Every resume I’ve ever seen contains some variation of the bullet point “Proficient with Microsoft Office.” This statement is almost never accurate but it is also not an intentional error. Simply put, even for those who have had a formal education, training on the basics of computer use is non-existent or of exceedingly low quality. Every paralegal I have ever interviewed or hired claimed that he or she took classes on Microsoft Office. Nearly every one of those same paralegals could not demonstrate anything more than the most basic technical literacy. While this is frustrating, it also represents an enormous opportunity to dramatically improve office efficiency with a modest investment in time.
Finding such efficiencies requires three steps. First, the business must properly evaluate the skills of its potential hires and existing staff. As a consultant, when I perform a technical staff assessment, I cover six general areas of technical literacy including general computing (What’s a CPU? Basic keystroke shortcuts), software (familiarity with mail merge, Windows functions, email manipulation), networking (IP addresses, internet usage), security (good password practices, scam identification), imaging (creation, management and manipulation of images), and communication systems (set up voicemail, transfer a call, conference calls). This assessment is performed in a non-confrontational manner and is intended simply to identify strengths (how can we better put these to use) and weaknesses (determine what is necessary to fill these knowledge gaps).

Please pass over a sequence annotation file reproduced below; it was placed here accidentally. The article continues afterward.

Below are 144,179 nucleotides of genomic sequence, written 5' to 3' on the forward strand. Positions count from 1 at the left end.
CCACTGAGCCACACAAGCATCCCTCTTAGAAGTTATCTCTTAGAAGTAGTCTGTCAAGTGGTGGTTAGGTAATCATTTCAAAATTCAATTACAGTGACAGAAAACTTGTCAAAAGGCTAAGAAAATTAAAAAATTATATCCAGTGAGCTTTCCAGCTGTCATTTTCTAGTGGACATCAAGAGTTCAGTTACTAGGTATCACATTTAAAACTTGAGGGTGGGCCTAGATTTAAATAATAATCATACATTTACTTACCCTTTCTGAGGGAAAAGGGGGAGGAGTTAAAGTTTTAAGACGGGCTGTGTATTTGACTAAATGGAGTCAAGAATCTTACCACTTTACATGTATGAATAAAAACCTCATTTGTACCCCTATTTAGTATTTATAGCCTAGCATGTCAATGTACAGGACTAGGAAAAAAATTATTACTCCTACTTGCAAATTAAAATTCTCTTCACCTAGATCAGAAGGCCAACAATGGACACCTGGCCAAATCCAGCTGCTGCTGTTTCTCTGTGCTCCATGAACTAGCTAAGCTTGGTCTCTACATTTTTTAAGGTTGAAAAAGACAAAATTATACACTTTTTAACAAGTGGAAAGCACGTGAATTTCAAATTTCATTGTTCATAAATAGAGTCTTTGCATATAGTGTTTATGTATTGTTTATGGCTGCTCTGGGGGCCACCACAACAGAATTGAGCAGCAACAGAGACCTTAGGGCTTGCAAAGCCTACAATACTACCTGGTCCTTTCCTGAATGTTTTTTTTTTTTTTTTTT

Second, the business must determine what skills are necessary to perform a given job function. Your mailroom clerk is unlikely to require an advanced understanding of Excel financial formulas (although, discovery that he possesses such ability is a bonus). By the same token, a paralegal with poor Word skills is at a distinct disadvantage and likely to be inefficient. Then, there are skills that should be nearly universal. These include a basic understanding of the telephone system, how to change the toner in the copier, and, most importantly, how to make a good pot of coffee.
Third, the business must consider what resources are available to supply technical literacy. If you identify power users on your staff, are they able to effectively communicate and transfer their skills to others? Do your vendors provide training and if so, what is the nature of that training (free online webinars and tutorials are quite common)? Is it worth bringing on a professional trainer?
Once a business has performed this evaluation, closing the circle on technical literacy is relatively straightforward and the returns on such an investment are enormous. At Techaerus, this evaluation is an essential and central component of our process. For more information on how we can help your business perform such an evaluation, start here and feel free to contact us for additional assistance.
Allen Friedman is the owner and CEO of Techaerus LLC, an office efficiency consulting firm. He is also a licensed attorney. Allen founded and managed one of the largest consumer collections law firms in the country and managed over 50 attorneys as well as hundreds of non-attorney staff. Prior to founding that firm, he opened and managed the New York and Michigan operations for the largest consumer collections firm in the United States. Throughout his career, Allen has always placed great emphasis on ensuring that investments in office technology provide the greatest possible returns. In order to achieve these returns, he focuses on three pillars of office management; asset management, training, and automation. His expertise includes document/image management, software and hardware integration, training, and process management and automation. Allen lives in Scottsdale, Arizona with his wife Amy, his children Cassidy and Gideon, and two adorable dogs named Roxie (a labradoodle) and Bentley (an Old English Sheepdog).